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Old December 6th, 2002, 03:48 PM   #5
Eric Nelson
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Join Date: Apr 2002
Location: Randolph, NJ
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120vAC Control Circuit Transformer...

I always ground one side of a control transformer (X2 out of habit). I look at it as a new power source, so by grounding X2, you create a "neutral" conductor. Although, there's no requirement that it MUST be grounded...

From NFPA 79...

9 Control circuits

9.3 Grounding of control circuits

Grounded or ungrounded control circuits shall be permitted
as provided in 19.7. Ground faults on any control circuit shall
not cause unintentional starting or dangerous movements, or
prevent stopping of the machine.

19 Grounded circuits and equipment grounding

19.7 Control circuits

Control circuits shall be permitted to be grounded or un-
grounded. Where grounding is provided, that side of the
circuit common to the coils shall be grounded at the control
transformer if alternating current or at the power suppy termi-
nal if direct current.

Exception No. 1: Exposed control circuits as permitted by 9.2.1, Ex-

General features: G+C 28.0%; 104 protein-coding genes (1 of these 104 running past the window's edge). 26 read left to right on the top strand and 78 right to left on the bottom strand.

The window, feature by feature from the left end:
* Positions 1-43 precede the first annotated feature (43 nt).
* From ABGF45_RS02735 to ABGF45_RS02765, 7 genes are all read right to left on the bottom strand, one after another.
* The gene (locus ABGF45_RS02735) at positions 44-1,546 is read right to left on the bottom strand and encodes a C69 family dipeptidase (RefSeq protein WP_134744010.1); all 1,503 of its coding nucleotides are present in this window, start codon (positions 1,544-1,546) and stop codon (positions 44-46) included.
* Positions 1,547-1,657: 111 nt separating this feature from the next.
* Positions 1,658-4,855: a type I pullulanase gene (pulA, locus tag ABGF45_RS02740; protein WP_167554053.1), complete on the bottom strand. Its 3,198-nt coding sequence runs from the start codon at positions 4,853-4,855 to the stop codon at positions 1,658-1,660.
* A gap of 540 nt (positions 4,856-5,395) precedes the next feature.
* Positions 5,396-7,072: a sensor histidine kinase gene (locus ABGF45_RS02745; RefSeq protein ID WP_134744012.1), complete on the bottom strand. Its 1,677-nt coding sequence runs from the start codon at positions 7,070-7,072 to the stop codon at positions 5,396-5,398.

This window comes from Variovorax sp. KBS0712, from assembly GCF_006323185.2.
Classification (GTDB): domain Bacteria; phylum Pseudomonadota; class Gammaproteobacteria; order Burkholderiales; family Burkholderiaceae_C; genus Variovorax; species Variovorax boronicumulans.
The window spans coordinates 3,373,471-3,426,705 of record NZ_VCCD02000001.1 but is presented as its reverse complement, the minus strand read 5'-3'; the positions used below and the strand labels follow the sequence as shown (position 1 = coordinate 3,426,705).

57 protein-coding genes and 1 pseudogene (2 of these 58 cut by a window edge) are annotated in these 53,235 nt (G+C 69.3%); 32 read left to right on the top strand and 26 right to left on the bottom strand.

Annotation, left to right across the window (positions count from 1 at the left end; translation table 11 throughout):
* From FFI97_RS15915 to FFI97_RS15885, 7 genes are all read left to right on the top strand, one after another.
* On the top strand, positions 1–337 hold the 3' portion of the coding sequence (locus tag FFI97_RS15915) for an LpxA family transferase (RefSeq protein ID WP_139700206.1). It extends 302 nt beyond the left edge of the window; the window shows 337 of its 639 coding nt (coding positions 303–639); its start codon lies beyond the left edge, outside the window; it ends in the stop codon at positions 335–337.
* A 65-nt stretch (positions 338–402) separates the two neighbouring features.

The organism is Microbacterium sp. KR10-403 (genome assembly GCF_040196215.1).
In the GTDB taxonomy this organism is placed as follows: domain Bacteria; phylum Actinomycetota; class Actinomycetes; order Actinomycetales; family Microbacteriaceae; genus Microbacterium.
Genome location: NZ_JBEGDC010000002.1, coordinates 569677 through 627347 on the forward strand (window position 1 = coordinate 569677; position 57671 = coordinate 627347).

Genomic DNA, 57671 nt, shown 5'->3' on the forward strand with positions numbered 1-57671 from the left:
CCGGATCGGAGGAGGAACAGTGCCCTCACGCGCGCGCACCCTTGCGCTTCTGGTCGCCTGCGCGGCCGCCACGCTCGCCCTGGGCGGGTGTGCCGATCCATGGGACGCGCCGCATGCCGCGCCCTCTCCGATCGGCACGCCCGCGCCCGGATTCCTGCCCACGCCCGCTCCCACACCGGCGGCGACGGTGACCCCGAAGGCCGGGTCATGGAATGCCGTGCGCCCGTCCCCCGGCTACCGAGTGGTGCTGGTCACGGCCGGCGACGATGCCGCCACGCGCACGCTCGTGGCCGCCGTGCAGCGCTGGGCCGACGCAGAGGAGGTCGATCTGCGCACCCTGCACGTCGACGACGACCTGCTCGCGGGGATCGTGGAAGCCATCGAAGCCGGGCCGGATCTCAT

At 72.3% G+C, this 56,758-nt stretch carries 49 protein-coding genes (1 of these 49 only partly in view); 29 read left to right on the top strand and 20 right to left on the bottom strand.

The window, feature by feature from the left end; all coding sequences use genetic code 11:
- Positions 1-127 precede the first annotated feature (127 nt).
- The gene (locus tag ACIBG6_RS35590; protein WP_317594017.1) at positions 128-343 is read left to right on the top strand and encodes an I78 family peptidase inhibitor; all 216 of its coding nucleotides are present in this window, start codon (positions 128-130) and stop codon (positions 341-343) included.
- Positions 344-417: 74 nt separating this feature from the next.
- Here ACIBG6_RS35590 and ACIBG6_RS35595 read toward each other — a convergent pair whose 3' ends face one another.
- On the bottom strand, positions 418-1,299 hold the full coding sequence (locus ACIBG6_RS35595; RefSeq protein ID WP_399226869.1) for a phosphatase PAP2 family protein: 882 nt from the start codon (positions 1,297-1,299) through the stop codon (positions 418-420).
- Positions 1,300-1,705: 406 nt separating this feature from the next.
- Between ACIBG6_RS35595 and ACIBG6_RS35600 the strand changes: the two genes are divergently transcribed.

ception No. 2, shall be grounded.

Exception No. 2: Overload relay contacts shall be permitted to be
connected between the coil and the grounded conductor where the con-
ductors between such contacts and coils of magnetic devices do not ex-
tend beyond the control enclosure.


9.2 Control circuit voltages

9.2.1 Alternating-current (ac) control voltage shall be 120 volts
or less, single phase. Where the supply voltage is greater than
120 volts, the control voltage shall be provided from a trans-
former with an isolated secondary winding.

Exception No. 1: Other voltages shall be provided, where necessary,
for the operation of electronic, precision, static, or similar devices used
in the control circuit.

Exception No. 2: Exposed, grounded control circuits shall be permit-
ted where supplied by a transformer having a primary rating of not
more than 120 volts, a secondary rating of not more than 25 volts,
and a capacity of not more than 50 volt-amperes

Exception No. 3: Any electromechanical magnetic device having an
inrush current exceeding 20 amperes at 120 volts shall be permitted to
be energized at line voltage through contactor or relay contacts. The
contactor or relay contacts shall break both sides of the line voltage cir-
cuit to the magnatic device. The relay coil shall be connected to the con-
trol circuit.


I guess that answers that...

beerchug

-Eric
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